To be honest, it took me some amount of time to understand and master those terms and expressions, not all but the most relevant and common ones. So I decided to write this article to help out those newbies and experienced developers who still struggling with those terms and expressions when they hear and read them out there.

Git and GitHub, is there any comparison? don’t be confused my fellow developer friends, Git is the version control system(VCS), a tool to manage your source code history. While GitHub is a hosting service for Git repositories(if the word “repository” sounds unfamiliar to you don’t worry we gonna cover that very soon). It provides a web-based graphical interface and desktop as well as mobile integration.

Let’s now dive into our article title, there are numerous terms and concepts related to Git and GitHub but I’m just going to list a few of them that I find illegal to not master as a developer.

Git and Github terms and concepts you need to know


First things first, let’s talk about the repository. Think of it like your own personal time capsule of code. It’s where all your files and directories are stored and tracked by Git, including all the different versions of those files. It’s your project or codebase in a nutshell.


But what if multiple people want to work on the same codebase at the same time? Enter the branch. It’s like a separate version of the code in the repository that allows multiple people to work on different parts of the code without interfering with each other. It’s like having multiple versions of the same book, each with its own unique story.


And what about saving those changes made to the code? That’s where commits come in. Think of them like saving points in a video game. Each commit records the changes made to the files in the repository and has a unique identifier (SHA-1) and a message that describes the changes. It’s like a history book of your code’s evolution.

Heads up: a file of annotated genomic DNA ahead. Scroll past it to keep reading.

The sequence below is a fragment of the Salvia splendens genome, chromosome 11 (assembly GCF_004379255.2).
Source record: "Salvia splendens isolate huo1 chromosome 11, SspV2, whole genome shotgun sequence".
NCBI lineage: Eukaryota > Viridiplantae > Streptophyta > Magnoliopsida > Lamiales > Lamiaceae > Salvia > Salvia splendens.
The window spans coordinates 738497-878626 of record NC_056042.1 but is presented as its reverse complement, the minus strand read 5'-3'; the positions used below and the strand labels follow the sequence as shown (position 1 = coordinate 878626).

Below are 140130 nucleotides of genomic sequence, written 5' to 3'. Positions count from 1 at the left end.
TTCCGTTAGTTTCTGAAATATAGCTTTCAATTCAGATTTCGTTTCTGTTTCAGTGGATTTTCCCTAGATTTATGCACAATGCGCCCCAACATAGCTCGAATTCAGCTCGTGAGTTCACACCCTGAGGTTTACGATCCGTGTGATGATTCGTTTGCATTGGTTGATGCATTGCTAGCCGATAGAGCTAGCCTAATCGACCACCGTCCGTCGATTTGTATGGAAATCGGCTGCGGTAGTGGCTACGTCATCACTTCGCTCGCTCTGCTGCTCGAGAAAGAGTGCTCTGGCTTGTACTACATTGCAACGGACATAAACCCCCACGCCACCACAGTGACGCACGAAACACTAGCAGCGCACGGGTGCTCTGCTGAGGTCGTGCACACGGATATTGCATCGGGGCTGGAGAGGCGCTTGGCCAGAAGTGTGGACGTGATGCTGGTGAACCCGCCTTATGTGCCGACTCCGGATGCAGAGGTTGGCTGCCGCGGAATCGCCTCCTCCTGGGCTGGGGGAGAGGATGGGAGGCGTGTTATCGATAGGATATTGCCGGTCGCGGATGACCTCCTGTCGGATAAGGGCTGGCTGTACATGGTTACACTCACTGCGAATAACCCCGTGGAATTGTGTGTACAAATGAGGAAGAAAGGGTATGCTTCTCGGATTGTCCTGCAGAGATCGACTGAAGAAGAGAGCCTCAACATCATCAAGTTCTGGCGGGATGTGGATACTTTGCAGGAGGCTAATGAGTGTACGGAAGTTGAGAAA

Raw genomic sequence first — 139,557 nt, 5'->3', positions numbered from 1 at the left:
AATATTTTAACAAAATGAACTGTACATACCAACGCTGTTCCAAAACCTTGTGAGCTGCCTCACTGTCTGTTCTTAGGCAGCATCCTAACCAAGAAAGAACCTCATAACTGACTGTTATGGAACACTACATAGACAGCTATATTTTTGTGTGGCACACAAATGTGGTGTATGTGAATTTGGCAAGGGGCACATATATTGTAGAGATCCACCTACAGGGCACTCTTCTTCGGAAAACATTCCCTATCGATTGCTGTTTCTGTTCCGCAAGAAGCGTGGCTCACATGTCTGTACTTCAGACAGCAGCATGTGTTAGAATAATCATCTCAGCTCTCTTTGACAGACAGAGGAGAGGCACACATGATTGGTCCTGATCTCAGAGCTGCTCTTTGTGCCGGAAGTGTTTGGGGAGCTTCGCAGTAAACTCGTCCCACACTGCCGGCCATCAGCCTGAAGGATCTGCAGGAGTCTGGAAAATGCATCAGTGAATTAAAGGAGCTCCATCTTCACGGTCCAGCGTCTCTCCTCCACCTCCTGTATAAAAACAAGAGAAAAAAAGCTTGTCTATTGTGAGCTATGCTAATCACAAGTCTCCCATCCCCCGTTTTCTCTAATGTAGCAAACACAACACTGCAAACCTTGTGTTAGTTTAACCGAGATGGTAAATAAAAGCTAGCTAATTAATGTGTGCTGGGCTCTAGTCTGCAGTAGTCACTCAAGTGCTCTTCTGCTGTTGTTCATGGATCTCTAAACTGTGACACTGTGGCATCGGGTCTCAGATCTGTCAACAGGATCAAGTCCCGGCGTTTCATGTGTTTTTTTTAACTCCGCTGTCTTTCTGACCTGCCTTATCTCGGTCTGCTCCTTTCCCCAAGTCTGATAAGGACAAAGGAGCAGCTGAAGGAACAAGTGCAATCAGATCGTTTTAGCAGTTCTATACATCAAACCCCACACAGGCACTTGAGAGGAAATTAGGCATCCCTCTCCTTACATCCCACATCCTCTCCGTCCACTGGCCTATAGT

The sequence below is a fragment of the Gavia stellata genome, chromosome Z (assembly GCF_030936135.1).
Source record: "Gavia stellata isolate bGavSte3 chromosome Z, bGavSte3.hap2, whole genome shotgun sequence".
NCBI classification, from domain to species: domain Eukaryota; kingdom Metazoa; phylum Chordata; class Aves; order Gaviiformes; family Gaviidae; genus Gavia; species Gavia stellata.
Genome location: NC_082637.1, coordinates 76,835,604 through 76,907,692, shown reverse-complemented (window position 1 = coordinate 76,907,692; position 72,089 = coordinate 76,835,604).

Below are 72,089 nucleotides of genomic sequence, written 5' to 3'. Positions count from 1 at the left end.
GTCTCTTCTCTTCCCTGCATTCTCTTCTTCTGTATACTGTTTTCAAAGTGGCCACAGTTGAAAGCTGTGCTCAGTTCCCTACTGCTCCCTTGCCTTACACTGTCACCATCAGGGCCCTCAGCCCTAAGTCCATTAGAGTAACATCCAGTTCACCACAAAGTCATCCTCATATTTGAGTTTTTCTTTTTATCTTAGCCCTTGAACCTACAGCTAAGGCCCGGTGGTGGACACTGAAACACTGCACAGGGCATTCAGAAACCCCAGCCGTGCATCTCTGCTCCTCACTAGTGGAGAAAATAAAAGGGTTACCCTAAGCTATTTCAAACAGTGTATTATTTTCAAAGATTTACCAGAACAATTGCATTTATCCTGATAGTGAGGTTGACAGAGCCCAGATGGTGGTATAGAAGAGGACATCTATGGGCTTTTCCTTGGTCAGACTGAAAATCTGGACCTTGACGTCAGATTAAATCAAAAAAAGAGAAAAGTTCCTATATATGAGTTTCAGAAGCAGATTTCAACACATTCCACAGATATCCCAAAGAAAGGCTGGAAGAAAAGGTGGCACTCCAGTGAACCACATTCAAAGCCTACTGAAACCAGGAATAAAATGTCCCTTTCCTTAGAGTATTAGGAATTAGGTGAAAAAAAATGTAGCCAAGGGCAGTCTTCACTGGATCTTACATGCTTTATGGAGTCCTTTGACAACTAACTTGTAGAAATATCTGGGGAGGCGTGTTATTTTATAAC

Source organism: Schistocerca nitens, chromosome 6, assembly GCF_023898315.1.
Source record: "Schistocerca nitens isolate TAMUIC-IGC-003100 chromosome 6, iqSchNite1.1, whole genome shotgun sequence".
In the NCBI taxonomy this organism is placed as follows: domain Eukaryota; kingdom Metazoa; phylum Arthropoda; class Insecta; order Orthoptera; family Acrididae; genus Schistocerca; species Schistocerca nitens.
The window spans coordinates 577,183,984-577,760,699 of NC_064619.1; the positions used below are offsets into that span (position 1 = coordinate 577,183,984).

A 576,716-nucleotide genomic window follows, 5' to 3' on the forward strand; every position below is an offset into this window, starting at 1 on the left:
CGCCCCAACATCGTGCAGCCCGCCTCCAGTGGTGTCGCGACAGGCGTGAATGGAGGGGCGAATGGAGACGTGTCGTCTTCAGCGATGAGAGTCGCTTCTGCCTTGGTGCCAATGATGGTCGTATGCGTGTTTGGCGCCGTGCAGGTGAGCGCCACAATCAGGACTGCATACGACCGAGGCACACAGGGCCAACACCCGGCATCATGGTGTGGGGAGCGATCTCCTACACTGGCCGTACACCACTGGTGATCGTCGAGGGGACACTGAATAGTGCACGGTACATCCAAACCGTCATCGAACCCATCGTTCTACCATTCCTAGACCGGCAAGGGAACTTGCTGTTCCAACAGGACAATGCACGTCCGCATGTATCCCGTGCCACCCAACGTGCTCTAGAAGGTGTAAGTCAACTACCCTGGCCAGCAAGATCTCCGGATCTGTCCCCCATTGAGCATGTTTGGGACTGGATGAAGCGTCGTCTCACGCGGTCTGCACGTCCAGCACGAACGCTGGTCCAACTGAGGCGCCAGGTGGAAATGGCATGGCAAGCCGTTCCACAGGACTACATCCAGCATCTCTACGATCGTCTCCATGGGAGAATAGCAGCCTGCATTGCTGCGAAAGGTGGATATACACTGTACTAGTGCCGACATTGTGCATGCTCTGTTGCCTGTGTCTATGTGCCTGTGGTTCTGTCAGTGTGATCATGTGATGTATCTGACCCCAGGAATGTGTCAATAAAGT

Pull Request

But what if you want to propose changes to a repository that belongs to someone else? That’s where pull requests come in. They allow other people to review and discuss the changes before they are merged into the main branch. It’s like a code suggestion box.


Speaking of merging, it’s the process of bringing changes from one branch into another. It’s like combining different stories in a book to create a new, improved version.


What if you want to make changes to a repository that belongs to someone else without affecting the original? That’s where forks come in. It’s like a copy of the code that you can modify without impacting the original.


At least once in your developer journey, you downloaded repositories from others to store on your local machine, actually, the term of this process is called Clone, downloading or copying a repository from a remote server to the local machine. Cloning a repository allows you to access the repository and its entire history locally.


Gists are a way to share code snippets and paste them with others. They are simple text files that are stored on GiHub’s servers and are given a unique URL. Every gist is a Git repository, which means that it can be forked and cloned.


As its name defines, Gitignore is a file that is used to tell Git which files or directories to ignore when committing changes to a repository. It’s usually used to avoid committing transient files from your working directory that are not useful to other collaborators.


Then there are issues, a way for people to report bugs, request features, or ask questions about a repository. They’re like a customer service hotline for your code.

Merge conflicts

Merge conflicts occur when two or more branches have made different changes to the same file and Git is unable to merge them automatically.

Pull Request Review

Pull request review is a process in which changes proposed in a pull request are discussed and reviewed by team members or collaborators before being merged into the main branch or a repository.